Amongst much repetition of the assurance that the relationship of assessment to curriculum is one of servant to master, it might in fact appear that assessment has made a further bid for power. This is an important time, because the debate about assessment has been opened, the criteria of assessment are a matter of national discussion, and in the process, the objectives of teaching and learning are being defined and redefined. 'Master' and 'servant' are no longer appropriate ways to think of the relationship of curriculum to assessment. Current assessment initiatives are predicated upon the belief that curriculum and assessment can enter into a new partnership.
This book explores current developments in assessment from a number of perspectives. Its starting point is the introduction of the General Certificate of Secondary Education, which is discussed in terms of its origins, its objectives design, and its organization at examining group level. The school context of the examinations at 16-plus is changing too. Major curricular developments are associated with vocational education, and profiles are being introduced in order to record a greater range of achievement than examination results. The place of examination results and other achievements in recruitment is illustrated by a survey of the practices of employers.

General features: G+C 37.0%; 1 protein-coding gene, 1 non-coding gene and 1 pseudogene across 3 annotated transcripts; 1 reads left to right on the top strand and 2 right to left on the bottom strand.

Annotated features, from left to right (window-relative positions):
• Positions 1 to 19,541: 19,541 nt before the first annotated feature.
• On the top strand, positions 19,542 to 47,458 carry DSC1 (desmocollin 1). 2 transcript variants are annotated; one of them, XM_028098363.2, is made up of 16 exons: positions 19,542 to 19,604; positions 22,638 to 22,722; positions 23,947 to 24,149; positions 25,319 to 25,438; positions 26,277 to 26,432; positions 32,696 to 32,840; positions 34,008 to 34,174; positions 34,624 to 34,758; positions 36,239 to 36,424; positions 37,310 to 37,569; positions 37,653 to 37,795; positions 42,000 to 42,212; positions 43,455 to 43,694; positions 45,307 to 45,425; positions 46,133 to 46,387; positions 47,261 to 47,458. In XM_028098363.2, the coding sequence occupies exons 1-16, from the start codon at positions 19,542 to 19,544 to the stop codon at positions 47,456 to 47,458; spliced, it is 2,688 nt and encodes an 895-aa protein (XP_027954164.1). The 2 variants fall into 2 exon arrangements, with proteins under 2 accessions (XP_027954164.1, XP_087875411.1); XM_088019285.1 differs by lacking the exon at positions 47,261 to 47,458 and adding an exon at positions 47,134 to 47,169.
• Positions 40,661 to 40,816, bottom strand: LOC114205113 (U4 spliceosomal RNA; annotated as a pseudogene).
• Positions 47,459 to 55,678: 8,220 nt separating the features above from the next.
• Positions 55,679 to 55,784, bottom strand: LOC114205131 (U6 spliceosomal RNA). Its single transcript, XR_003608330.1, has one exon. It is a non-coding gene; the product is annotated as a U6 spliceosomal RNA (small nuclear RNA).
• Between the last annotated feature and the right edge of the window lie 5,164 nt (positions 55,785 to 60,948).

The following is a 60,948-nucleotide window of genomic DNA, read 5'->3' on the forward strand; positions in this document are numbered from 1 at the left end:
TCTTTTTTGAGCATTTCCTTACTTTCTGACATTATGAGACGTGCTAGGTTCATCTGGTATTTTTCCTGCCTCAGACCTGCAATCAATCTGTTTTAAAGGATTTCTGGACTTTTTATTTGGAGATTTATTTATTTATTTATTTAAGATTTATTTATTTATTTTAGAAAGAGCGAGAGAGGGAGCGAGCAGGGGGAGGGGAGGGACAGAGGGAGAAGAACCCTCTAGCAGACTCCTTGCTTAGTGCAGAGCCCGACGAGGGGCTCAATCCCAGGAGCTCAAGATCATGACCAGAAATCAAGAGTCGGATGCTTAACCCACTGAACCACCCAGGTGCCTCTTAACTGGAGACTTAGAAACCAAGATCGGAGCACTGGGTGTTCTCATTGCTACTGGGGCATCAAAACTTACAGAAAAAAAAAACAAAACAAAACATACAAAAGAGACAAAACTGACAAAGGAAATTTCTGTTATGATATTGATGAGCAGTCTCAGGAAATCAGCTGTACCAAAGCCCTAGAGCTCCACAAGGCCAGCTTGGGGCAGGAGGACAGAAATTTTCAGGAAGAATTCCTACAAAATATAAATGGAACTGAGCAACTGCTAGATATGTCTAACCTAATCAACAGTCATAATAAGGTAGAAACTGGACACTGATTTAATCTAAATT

The fairness and appropriateness of examination results are always a matter of public concern. The final two chapters of this book, particularly, extend these issues by looking at the ways in which variety of experience and learning style are relevant to assessment practices.
The book is designed to provide a practical understanding of recent examination and assessment developments for teachers, student teachers and general readers. It is not intended that the lists of references and bibliographies are exhaustive, but they are designed to give starting points for further reading.